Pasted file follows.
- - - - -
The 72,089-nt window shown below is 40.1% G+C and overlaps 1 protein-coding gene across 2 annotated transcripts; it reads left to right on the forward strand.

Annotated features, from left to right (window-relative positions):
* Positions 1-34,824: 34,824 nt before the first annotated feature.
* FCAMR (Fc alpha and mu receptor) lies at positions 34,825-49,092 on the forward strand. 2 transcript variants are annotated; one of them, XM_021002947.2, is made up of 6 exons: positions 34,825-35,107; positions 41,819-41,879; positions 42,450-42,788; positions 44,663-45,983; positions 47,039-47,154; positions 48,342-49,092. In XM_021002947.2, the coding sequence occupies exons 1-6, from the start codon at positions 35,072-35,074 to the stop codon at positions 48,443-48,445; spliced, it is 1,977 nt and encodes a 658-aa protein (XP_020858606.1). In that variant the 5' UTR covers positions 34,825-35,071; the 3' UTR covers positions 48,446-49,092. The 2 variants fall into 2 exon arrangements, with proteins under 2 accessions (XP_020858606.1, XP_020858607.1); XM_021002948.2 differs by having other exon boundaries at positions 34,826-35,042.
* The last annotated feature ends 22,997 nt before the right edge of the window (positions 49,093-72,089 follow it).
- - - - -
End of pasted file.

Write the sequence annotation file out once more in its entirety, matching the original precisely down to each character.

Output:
The 72,089-nt window shown below is 40.1% G+C and overlaps 1 protein-coding gene across 2 annotated transcripts; it reads left to right on the forward strand.

Annotated features, from left to right (window-relative positions):
* Positions 1-34,824: 34,824 nt before the first annotated feature.
* FCAMR (Fc alpha and mu receptor) lies at positions 34,825-49,092 on the forward strand. 2 transcript variants are annotated; one of them, XM_021002947.2, is made up of 6 exons: positions 34,825-35,107; positions 41,819-41,879; positions 42,450-42,788; positions 44,663-45,983; positions 47,039-47,154; positions 48,342-49,092. In XM_021002947.2, the coding sequence occupies exons 1-6, from the start codon at positions 35,072-35,074 to the stop codon at positions 48,443-48,445; spliced, it is 1,977 nt and encodes a 658-aa protein (XP_020858606.1). In that variant the 5' UTR covers positions 34,825-35,071; the 3' UTR covers positions 48,446-49,092. The 2 variants fall into 2 exon arrangements, with proteins under 2 accessions (XP_020858606.1, XP_020858607.1); XM_021002948.2 differs by having other exon boundaries at positions 34,826-35,042.
* The last annotated feature ends 22,997 nt before the right edge of the window (positions 49,093-72,089 follow it).